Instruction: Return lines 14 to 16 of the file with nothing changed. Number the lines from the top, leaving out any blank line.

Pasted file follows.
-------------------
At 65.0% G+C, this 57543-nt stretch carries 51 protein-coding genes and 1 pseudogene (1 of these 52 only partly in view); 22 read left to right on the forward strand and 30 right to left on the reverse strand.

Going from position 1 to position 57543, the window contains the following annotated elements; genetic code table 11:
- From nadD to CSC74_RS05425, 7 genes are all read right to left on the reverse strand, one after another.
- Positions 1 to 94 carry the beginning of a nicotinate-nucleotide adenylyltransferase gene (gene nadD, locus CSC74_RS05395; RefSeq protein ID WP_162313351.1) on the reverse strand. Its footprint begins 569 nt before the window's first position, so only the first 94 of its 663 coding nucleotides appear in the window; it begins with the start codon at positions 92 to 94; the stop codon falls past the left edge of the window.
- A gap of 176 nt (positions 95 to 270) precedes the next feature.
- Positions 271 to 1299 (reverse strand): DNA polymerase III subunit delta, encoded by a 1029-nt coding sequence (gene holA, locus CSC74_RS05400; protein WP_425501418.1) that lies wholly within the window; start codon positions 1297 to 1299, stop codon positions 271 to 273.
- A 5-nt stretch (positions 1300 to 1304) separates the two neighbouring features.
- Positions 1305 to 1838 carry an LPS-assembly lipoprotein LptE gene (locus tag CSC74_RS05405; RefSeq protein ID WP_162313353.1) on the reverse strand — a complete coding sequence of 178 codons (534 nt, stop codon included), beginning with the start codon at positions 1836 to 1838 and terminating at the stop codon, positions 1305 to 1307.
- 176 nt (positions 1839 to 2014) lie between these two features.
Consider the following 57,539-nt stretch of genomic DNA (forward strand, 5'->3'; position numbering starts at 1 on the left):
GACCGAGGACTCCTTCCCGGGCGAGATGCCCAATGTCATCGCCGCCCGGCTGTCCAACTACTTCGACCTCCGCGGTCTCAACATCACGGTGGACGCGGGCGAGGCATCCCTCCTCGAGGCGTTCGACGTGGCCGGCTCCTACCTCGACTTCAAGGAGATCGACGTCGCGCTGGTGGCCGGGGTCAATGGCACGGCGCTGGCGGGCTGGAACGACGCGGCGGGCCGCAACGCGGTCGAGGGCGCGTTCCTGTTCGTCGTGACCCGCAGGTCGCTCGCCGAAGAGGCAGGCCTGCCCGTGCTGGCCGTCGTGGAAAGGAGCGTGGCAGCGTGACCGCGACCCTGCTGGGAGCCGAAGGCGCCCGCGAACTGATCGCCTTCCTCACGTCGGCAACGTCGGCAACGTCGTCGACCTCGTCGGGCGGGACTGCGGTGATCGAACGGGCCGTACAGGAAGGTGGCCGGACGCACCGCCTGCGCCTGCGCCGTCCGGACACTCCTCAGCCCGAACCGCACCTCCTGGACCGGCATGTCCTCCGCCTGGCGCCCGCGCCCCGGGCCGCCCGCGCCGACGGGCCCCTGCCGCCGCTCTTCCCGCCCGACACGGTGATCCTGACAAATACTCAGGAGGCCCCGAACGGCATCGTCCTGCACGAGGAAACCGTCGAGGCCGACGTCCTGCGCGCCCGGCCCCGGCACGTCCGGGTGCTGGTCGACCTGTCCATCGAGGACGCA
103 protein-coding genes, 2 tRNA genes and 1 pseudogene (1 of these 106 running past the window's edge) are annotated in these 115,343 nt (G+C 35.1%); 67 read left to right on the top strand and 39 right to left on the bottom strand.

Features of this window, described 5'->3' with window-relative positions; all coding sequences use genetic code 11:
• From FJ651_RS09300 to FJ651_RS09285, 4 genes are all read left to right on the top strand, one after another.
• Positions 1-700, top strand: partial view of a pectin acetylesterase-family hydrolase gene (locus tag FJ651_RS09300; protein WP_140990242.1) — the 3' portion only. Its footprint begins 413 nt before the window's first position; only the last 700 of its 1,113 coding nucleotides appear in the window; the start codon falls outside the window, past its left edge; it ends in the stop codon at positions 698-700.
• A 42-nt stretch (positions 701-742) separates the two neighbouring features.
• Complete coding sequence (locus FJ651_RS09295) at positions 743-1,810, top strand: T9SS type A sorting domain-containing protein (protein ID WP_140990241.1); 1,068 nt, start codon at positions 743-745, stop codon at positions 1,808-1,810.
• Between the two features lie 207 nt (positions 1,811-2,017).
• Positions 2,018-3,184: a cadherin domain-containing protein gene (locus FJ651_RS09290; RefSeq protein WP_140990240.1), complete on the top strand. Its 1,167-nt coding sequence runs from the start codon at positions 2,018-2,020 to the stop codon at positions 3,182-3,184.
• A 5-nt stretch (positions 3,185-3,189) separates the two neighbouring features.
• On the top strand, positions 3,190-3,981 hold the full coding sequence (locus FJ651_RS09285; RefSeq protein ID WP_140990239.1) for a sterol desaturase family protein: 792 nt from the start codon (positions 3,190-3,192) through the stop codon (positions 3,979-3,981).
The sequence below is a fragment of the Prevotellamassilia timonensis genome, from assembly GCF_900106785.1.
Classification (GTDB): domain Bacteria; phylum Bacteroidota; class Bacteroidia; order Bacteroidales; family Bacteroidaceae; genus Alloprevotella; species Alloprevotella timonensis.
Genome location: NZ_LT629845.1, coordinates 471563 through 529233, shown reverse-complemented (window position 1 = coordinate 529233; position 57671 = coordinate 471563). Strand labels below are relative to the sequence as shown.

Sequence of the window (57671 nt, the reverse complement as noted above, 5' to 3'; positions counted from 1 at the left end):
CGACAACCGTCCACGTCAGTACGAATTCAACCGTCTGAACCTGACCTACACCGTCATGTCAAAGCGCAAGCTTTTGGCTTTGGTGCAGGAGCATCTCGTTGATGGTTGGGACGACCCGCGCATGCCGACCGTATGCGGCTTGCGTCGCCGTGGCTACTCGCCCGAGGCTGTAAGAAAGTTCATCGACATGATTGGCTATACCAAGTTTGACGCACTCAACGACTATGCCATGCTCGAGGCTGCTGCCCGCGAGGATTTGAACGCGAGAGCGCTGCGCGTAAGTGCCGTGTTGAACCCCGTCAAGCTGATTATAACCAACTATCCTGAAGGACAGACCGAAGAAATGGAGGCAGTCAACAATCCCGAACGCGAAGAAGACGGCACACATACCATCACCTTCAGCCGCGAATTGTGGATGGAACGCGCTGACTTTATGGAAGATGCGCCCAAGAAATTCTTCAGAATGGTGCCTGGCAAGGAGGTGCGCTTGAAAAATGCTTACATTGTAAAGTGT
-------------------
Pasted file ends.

• From FJ651_RS09300 to FJ651_RS09285, 4 genes are all read left to right on the top strand, one after another.
• Positions 1-700, top strand: partial view of a pectin acetylesterase-family hydrolase gene (locus tag FJ651_RS09300; protein WP_140990242.1) — the 3' portion only. Its footprint begins 413 nt before the window's first position; only the last 700 of its 1,113 coding nucleotides appear in the window; the start codon falls outside the window, past its left edge; it ends in the stop codon at positions 698-700.
• A 42-nt stretch (positions 701-742) separates the two neighbouring features.